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Air Quality and Noise

Facts and figures

Policy actions and international co-operation have successfully reduced some air pollution significantly.

Still 420,000 people are estimated to have died prematurely due to air pollution in the EU in 2010.

The EU’s air quality standards lag behind those of other developed nations.

Of particular concern are particulate matter (PM)—a type of fine dust— ground-level ozone (O3) and nitrogen dioxide (NO2).

  • (A Clean Air Programme for Europe)
  • 65 per cent of Europeans living in major urban areas are exposed to high noise levels, and more than 20 per cent to night time noise levels at which adverse health effects occur frequently.
  • (General Union Environment Action Programme to 2020)

Introduction

Starting in the 1970s, the EU developed a comprehensive—but so far only partly successful—legal framework for tackling air pollution. This has involved establishing minimum requirements regarding air quality and emissions of certain substances as well as imposing obligations on specific sources of air pollution such as industries and motor vehicles.

The EU is party to the Convention on Long-range Transboundary Air Pollution (CLRTAP),1 including its Protocols on, inter alia, Sulphur, Nitrogen Oxides (NOX), Volatile Organic Compounds (VOCs), Eutrophication and Ground-level Ozone,2 as well as the Vienna Convention for the Protection of the Ozone Layer, and its Montreal Protocol on Substances that Deplete the Ozone Layer.3 EU legal

  • 1 (Geneva, 13 November 1979) 1302 UNTS 217.
  • 2 For further information see (visited 4

May 2015).

3 (Vienna, 22 March 1985) 1513 UNTS 293 and (Montreal, 16 September 1987) 1522 UNTS 3, respectively.

EU Environmental Law and Policy. David Langlet and Said Mahmoudi. © David Langlet and Said Mahmoudi 2016. Published 2016 by Oxford University Press.

action in this area is thus partly aimed at implementing obligations incurred as a party to these instruments.

In 1996 a directive on ambient air quality assessment and management (‘the Air Quality Framework Directive’) was adopted.[1] [2] Limit values for particular substances, including ozone and particulate matter, were established through a number of subsequently adopted so-called daughter directives.5 After a number of amendments, these directives were merged into the new Directive 2008/50/EC on ambient air quality and cleaner air for Europe.[3] The other major instrument in this field, Directive 2001/81/EC, was adopted in 2001 to set national ceilings on the emissions of major air pollutants.[4]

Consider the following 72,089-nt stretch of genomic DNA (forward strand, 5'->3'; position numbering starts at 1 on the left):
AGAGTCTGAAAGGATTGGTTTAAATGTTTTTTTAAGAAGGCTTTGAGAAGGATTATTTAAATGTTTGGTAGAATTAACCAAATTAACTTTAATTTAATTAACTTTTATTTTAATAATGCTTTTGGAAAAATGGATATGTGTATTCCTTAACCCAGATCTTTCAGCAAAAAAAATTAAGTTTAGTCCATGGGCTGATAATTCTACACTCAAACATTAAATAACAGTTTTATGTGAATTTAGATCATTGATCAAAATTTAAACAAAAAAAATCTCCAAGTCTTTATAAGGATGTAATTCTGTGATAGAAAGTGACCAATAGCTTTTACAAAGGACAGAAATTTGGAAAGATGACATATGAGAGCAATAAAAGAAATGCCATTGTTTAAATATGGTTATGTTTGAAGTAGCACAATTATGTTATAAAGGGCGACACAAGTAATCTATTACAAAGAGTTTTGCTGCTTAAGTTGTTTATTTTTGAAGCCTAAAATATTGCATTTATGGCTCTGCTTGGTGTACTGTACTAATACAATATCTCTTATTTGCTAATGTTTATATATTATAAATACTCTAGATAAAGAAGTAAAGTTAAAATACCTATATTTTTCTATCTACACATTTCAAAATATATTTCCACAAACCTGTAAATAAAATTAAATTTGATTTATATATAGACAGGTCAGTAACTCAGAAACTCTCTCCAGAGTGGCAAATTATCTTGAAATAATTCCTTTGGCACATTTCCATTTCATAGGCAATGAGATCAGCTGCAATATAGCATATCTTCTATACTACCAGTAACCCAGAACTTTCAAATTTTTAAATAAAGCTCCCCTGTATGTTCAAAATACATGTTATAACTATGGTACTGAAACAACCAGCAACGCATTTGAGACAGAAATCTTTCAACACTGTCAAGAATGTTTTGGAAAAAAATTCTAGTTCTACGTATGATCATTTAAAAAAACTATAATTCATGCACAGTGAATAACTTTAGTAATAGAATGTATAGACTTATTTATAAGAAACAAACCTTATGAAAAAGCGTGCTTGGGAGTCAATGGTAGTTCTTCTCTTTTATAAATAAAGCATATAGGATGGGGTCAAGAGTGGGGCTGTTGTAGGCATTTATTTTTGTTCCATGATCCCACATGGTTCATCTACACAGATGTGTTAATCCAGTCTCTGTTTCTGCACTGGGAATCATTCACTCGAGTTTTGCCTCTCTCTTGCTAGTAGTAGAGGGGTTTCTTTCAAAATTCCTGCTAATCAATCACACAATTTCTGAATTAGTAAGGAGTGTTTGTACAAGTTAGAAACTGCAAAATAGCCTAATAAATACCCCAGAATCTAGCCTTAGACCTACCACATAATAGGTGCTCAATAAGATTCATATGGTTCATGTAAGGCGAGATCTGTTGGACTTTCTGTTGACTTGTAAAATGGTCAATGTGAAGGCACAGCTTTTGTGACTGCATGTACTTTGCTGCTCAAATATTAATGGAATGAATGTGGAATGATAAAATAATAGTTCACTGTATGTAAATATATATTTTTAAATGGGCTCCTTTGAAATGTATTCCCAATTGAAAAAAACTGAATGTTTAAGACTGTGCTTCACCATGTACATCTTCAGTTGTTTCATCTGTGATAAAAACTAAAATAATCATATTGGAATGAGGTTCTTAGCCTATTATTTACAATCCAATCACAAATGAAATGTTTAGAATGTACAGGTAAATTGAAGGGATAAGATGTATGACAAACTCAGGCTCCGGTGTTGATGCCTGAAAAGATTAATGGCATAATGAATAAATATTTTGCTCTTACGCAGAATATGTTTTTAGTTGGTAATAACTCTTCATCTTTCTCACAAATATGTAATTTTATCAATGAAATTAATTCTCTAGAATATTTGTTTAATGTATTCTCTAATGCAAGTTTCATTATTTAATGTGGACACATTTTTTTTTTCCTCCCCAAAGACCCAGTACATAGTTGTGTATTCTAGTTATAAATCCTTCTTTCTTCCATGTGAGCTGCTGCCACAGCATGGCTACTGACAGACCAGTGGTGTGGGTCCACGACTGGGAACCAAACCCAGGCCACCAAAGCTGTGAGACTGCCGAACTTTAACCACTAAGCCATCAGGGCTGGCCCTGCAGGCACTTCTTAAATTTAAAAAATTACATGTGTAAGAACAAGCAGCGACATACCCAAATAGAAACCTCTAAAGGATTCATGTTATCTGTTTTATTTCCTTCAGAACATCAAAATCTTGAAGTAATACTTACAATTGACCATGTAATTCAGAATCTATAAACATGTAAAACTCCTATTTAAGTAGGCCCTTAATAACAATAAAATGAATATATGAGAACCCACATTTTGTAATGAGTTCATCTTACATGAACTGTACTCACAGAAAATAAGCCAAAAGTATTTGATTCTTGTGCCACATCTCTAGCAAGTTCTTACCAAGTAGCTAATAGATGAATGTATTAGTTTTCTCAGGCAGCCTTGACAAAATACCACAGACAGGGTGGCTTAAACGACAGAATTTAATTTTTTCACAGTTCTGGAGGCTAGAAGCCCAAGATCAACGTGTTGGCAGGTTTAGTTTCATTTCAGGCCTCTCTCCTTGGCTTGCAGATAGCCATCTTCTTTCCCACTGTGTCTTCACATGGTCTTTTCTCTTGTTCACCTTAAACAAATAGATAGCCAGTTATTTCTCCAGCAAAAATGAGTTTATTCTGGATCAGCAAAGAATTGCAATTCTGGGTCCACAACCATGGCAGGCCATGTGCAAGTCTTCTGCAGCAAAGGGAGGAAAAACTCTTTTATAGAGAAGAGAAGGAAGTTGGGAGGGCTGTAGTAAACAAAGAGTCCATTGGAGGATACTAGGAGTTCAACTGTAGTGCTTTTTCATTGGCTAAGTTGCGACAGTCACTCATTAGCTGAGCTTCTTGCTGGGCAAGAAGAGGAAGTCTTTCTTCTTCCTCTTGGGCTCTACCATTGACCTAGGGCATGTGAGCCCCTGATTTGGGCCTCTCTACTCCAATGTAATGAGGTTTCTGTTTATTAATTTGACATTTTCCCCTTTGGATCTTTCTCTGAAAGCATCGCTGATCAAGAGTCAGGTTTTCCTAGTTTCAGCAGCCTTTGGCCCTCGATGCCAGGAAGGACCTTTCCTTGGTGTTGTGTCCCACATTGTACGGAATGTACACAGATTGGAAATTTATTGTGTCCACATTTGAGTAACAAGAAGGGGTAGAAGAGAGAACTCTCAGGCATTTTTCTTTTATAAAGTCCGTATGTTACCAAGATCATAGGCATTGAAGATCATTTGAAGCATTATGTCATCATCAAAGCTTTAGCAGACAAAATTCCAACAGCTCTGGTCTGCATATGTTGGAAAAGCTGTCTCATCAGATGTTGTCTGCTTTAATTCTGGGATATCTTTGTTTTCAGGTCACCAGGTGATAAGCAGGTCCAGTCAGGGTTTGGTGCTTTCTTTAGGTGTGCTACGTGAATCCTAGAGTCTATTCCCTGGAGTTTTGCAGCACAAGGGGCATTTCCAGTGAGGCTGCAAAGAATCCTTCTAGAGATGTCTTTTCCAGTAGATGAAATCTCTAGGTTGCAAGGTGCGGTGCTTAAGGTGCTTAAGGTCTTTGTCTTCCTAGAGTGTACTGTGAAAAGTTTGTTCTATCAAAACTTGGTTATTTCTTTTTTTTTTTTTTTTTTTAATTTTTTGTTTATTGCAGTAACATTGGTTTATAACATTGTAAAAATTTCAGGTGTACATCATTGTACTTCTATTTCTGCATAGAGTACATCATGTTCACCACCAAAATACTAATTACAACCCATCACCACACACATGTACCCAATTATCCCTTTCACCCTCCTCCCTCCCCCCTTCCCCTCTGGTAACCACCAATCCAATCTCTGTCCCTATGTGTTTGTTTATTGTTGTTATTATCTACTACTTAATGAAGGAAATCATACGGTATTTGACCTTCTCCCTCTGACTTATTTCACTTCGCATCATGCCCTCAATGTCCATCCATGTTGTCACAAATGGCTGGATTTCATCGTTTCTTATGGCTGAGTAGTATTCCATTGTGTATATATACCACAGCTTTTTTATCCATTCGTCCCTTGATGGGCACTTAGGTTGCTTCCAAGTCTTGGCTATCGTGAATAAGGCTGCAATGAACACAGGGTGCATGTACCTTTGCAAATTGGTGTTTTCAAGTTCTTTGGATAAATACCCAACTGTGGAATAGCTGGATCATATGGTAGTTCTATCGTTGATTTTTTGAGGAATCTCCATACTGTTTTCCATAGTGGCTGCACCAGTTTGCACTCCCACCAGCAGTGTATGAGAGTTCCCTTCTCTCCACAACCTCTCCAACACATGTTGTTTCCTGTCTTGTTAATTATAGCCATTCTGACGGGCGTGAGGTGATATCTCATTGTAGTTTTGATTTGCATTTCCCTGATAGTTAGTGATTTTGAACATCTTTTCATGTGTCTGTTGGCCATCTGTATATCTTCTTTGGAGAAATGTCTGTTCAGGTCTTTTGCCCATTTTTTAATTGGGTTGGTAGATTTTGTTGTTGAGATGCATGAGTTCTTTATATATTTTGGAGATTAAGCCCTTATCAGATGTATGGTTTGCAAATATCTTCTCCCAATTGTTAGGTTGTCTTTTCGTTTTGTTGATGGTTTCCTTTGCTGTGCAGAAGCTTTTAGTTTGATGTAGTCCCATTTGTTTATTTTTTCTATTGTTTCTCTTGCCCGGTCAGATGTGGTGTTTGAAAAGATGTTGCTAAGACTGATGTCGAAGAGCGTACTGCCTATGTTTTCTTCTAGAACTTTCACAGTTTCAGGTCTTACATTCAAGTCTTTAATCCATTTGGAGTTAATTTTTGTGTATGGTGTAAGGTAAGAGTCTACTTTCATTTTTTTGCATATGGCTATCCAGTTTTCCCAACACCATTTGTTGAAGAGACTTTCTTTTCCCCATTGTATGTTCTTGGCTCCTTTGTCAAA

Following a review of air policy which showed that significant negative impacts would persist even with effective implementation of existing legislation, a Thematic Strategy on Air Pollution was adopted in 2005.[5] It set out a number of actions, including revision of legislation and modernised monitoring and reporting schemes. In 2013 this was followed by the ‘Clean Air Policy Package’, which proposed new revisions and introduced new legislation.

Air quality is also significantly affected by legal acts not specifically targeting air pollution, most noticeably the IED discussed in section 8.2.

Noise is also a considerable health issue, particularly in densely populated areas, and has attracted EU regulatory action. It shares important characteristics with air pollution, for example the fact that substances or energy spread through the air. Noise, however, has a significantly more limited geographical distribution and is not subject to specific regulation under international law.

  • [1] Council Directive 96/62/EC on ambient air quality assessment and management [1996] OJ L 296/55.
  • [2] Council Directive 1999/30/EC relating to limit values for sulphur dioxide, nitrogen dioxide, andoxides of nitrogen, particulate matter, and lead in ambient air [1999] OJ L 163/41; Directive 2000/69/EC of the European Parliament and of the Council relating to limit values for benzene and carbonmonoxide in ambient air [2000] OJ L 313/12; Directive 2002/3/EC of the European Parliament andof the Council relating to ozone in ambient air [2002] OJ L 67/14; Directive 2004/107/EC of theEuropean Parliament and of the Council relating to arsenic, cadmium, mercury, nickel and polycyclicaromatic hydrocarbons in ambient air [2005] OJ L 23/3.
  • [3] [2008] OJ L 152/1. 7 [2001] oJ L 309/22.
  • [4] 8 Communication from the Commission—Thematic Strategy on air pollution (21 September
  • [5] 2005) COM(2005) 446 final.
 
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